A child, sweets, assured tension …
Wait, as the saying goes, sometimes despairs he says. We seem avocados to the need for immediate gratification to any appetitive momentum. Our valuable time sometimes makes us act as soon as possible despite the patient being can bring us better results in many occasions.
This fact demonstrated by the Austrian psychologist Walter Mischel at Stanford University in 1972. He completed a scientific experiment to measure the strength of will in a group of children between 3 and 6 years and their evolution in adulthood. It is at this age when it begins to make sense to the future and learn to control impulses looking for a higher profit. This skill of self-control is one of the factors that will balance after our performance, positive mood and happiness.
The study was offered to children between an immediate reward or two small rewards if they expected a small period of time (15 minutes). During this time the experimenter left the room and left alone. If children could not stand the temptation should ring a bell and the experiment ended only with a reward. This used to be a marshmallow normally (malavisco), a biscuit or desirable for each of the children thing. Only 33% of children were able to wait patiently until the return of the experimenter. In observing it looked like children used different techniques to avoid the temptation to look away, cover his eyes moving restlessly, etc. In subsequent experiments it was found that children who were induced in coping techniques achieved better results than those during the test.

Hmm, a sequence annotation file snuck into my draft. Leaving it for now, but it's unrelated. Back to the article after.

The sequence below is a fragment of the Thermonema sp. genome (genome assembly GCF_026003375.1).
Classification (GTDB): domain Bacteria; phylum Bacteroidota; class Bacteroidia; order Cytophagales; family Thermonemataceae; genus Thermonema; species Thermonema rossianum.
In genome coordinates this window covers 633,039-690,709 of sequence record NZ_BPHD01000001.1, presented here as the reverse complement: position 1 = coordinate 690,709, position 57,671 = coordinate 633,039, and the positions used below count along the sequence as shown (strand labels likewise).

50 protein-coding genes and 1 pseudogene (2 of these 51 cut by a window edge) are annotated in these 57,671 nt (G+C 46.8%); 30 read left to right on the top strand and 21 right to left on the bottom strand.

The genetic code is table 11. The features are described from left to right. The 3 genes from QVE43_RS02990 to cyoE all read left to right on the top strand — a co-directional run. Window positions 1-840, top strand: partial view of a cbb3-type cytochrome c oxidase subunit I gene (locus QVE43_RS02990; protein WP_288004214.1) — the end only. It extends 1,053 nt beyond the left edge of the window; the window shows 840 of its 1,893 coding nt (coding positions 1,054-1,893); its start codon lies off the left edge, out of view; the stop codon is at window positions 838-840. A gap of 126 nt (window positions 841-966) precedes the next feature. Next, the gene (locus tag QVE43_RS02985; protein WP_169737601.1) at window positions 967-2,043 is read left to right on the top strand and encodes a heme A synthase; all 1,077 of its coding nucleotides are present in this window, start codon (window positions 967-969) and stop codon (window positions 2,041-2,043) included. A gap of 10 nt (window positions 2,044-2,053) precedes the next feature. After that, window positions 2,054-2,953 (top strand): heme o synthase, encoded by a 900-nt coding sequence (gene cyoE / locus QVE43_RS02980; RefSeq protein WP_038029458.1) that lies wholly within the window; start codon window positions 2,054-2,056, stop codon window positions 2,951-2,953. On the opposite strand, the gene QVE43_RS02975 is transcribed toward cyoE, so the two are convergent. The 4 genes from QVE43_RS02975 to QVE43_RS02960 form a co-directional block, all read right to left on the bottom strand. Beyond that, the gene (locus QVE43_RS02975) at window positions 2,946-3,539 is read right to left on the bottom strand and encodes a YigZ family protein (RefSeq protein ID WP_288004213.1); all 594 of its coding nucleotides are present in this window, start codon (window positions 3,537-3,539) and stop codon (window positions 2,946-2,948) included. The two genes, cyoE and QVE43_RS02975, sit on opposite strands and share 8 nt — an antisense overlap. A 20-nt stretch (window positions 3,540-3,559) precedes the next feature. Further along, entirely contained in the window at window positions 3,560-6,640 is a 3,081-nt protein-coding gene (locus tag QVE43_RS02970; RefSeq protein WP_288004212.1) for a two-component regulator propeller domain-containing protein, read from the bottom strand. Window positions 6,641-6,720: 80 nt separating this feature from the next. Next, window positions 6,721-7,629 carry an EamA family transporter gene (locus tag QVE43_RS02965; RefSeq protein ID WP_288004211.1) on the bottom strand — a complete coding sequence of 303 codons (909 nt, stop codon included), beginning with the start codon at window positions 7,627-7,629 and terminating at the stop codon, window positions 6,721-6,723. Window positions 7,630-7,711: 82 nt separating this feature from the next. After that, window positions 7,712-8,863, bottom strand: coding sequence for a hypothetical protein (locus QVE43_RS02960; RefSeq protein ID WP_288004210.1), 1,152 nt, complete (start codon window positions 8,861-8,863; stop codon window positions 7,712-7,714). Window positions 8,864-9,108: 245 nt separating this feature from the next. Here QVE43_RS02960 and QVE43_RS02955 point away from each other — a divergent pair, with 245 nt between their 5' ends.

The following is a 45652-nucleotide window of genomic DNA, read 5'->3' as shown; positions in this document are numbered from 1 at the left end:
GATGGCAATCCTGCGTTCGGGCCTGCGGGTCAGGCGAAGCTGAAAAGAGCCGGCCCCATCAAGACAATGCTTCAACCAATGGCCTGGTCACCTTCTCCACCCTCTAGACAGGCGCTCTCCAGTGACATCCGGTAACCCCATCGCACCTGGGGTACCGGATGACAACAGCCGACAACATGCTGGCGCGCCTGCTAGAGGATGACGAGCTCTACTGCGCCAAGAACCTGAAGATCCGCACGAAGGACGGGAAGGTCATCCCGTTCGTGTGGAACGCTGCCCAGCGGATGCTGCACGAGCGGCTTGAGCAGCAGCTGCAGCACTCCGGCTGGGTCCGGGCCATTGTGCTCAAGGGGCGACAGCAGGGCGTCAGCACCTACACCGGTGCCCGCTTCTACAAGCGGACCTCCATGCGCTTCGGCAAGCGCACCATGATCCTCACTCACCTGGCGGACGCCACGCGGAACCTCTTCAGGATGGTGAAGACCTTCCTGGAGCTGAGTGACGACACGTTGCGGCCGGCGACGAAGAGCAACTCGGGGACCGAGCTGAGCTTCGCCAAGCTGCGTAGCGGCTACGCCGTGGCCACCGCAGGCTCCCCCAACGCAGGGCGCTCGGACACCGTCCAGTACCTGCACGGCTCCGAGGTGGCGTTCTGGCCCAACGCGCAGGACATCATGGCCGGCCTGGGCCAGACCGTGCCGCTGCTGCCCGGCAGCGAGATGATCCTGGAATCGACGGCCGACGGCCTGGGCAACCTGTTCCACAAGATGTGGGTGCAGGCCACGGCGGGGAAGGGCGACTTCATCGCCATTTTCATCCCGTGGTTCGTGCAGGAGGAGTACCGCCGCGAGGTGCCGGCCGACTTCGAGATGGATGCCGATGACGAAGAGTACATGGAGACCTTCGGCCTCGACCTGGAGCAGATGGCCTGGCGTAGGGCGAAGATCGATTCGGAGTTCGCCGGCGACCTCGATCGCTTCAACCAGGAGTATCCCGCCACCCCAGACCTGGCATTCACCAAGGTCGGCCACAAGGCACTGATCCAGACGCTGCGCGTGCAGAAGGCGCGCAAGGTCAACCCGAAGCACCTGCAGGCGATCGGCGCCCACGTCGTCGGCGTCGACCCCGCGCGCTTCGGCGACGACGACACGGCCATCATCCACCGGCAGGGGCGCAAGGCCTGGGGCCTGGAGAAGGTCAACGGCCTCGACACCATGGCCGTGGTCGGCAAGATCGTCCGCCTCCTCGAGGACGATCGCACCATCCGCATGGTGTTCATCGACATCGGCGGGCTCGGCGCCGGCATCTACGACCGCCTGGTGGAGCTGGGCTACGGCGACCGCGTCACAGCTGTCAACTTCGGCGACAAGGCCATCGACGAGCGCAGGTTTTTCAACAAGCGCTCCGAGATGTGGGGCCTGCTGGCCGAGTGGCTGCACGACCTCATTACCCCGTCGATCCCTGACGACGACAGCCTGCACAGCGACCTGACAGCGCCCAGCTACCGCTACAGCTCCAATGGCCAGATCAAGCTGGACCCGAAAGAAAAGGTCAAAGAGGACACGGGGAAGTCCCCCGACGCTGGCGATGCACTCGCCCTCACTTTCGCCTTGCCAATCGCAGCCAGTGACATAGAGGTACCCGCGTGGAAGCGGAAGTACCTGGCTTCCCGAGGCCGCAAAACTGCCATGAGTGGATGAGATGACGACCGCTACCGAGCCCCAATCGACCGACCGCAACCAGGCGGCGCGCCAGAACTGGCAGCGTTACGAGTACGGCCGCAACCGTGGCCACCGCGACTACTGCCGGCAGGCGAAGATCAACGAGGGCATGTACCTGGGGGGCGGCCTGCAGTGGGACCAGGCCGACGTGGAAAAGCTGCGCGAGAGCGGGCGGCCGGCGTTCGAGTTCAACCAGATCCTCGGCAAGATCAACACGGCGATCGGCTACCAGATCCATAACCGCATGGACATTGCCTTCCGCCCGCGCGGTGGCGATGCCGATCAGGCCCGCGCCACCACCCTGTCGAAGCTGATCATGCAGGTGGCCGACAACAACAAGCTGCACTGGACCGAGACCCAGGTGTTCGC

In subsequent follow-up studies of these children and adults performance results in life were higher for children who were able to wait for the best rewards, according to school performance indices, body mass index, etc.
To be happy we need perks, some prefer immediate and others are more patients. There is no secret formula to do it better or worse, just have to know to choose the time and no doubt acquire good self-help skills in decision making.
Educate on emotional intelligence can be a good start to create better adults.
Here’s a video explaining the experiment:
In this other link you can see an interview with Eduard Punset Walter Mischel explaining this experiment.